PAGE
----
Ever since the existence of man the teaching and learning process has been an integral part of human experience. The communication of knowledge and practical skills has always been essential to the development of individuals, groups and wider communities. If this is true of the most primitive of communities it is all the more so in today's complex society where personal fulfilment depends to a large extent on one's social role which is often a direct result of acquired knowledge and the ability to make the most of it. The ability to develop one's critical sense, the ability to analyse, to see how things and persons relate are all skills that are the result of education.
It was not long before communities realised that if they needed people of ability then it had to encourage education. After all a society of any kind is not a mere abstraction but a number of individuals that are in some way are related and interact. The development of society as a whole depends on the development of each constituent part.
Even the Homo Habilis of the Stone Age had to learn to make rudimentary weapons to defend himself and to hunt for food. He had to learn how to use the skins of the animals to make basic protective clothing. The transmission of knowledge and skills (education) allowed him to survive. We are the living proof that he did survive; we have built upon his knowledge!!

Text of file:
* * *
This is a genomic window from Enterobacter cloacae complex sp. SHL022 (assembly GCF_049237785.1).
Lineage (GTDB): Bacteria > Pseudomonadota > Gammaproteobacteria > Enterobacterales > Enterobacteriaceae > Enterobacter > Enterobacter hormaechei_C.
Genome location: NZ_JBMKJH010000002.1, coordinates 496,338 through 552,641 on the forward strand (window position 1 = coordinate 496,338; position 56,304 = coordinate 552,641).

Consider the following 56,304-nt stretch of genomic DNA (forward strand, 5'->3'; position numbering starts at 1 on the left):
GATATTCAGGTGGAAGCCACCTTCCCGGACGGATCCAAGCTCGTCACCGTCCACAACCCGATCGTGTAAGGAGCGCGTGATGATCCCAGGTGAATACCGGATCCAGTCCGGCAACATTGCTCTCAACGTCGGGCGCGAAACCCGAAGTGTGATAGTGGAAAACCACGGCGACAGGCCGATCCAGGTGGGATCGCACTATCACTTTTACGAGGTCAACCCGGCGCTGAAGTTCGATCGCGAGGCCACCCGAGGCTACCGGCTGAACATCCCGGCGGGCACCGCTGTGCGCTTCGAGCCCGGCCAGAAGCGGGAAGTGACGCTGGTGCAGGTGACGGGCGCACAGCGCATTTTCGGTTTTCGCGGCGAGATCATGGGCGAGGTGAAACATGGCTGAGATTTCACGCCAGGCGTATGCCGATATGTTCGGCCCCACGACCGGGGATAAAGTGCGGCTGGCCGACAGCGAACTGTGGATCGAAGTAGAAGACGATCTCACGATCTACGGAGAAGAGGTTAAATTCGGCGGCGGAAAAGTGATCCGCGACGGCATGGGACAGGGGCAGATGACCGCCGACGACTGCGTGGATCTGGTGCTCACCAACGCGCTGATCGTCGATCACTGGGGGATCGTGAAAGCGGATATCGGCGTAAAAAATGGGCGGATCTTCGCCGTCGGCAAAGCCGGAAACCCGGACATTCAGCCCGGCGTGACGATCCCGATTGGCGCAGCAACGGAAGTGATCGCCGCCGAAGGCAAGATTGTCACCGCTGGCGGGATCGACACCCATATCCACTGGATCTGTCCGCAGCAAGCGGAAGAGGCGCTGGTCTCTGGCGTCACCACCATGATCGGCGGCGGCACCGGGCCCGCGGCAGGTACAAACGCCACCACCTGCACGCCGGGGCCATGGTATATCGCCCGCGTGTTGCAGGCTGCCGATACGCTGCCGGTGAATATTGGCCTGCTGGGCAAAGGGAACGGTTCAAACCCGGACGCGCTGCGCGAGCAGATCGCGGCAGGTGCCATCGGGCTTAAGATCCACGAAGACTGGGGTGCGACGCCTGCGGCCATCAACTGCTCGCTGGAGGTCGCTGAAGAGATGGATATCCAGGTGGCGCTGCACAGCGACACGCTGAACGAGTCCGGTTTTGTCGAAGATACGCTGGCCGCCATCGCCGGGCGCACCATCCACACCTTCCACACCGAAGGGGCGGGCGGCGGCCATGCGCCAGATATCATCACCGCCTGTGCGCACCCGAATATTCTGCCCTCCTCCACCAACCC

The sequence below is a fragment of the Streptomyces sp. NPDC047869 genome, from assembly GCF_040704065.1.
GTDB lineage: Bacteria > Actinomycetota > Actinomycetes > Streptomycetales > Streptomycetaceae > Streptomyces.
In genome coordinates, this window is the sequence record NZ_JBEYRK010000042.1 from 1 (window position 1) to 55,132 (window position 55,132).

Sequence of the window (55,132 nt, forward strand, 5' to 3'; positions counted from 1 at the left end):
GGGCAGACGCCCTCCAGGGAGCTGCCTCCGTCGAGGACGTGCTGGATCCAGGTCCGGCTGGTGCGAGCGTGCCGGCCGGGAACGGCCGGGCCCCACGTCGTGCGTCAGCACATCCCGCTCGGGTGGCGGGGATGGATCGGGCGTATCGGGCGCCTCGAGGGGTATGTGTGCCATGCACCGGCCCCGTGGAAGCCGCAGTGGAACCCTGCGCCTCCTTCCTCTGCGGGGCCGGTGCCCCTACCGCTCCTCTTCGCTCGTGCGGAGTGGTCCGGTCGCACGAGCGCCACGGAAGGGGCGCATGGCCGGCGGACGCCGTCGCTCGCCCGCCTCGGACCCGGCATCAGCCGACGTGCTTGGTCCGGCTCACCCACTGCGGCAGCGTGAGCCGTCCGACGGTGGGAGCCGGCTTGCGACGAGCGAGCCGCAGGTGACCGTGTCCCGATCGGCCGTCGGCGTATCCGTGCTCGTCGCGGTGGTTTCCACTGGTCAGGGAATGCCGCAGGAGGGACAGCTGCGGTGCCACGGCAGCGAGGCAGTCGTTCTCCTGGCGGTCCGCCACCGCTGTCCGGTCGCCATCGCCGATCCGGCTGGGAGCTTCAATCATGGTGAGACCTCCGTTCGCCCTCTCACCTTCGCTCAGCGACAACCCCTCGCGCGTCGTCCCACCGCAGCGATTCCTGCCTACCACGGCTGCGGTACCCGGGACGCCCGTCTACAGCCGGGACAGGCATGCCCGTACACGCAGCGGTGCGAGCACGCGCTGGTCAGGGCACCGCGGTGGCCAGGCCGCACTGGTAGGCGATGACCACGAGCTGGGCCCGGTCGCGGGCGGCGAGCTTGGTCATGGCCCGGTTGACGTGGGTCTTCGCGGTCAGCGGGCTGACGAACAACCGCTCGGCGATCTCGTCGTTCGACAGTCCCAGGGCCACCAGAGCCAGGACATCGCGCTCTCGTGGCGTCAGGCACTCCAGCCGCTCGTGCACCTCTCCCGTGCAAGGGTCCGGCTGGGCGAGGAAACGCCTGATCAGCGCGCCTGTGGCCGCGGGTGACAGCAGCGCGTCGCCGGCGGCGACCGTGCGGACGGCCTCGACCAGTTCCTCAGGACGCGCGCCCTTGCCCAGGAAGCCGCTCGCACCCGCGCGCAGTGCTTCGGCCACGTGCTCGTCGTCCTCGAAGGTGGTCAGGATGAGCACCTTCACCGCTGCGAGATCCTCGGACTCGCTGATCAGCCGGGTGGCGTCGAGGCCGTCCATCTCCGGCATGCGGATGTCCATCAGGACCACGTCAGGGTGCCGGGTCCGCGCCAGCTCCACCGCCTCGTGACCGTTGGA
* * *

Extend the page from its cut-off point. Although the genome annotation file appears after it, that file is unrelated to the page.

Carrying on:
Some early schools that still survive
In Britain, during the Middles Ages, formal education was already taking shape. Schools ranged from those organised by the local parish to those connected to Cathedrals, chantries and monasteries.
These gave a very elementary education. Pupils were given religious instruction and were taught to read.
We also have the first grammar schools that prepared pupils for entrance into the colleges in Oxford. The Bishop of Winchester founded Seinte Marie College of Winchestre (chartered in 1382 and opened by him in 1394). Another very prestigious institution, Eton College, was founded by Henry VI in 1440. Both Winchester College and Eton College still exist as very exclusive institutions.
Henry Fielding, the Duke of Wellington, William Gladstone and George Orwell are among the many famous people who attended Eton.
Apart from those already mentioned there are a number of other ancient schools that still survive: St Paul's School founded in 1509 by John Colet (?1467-1519). Rugby founded in 1567 and associated with the name of the Victorian poet Matthew Arnold (1822-88).
All of these institutions provided specialised knowledge in Latin and Greek necessary for their future studies in one of the Oxford colleges.
Apart from these academically orientated institutions there were also other forms of formal education especially those of a vocational kind. Apprentices learnt their trade skills in schools run by the various guilds.
Already we can see from the age of primitive man down to the Middle Ages and the Renaissance the two essential forms of the modern system of education in England today. From early times we have two separate systems providing different types of education: academic and vocational.
We also see existing side by side two types of educational institutions: secular and religious. From early times there has always been a close association between the Church and education which has survived throughout the ages. Schools run by religious organisations have always had a profound influence on the development of education and still offer an invaluable service to the nation.
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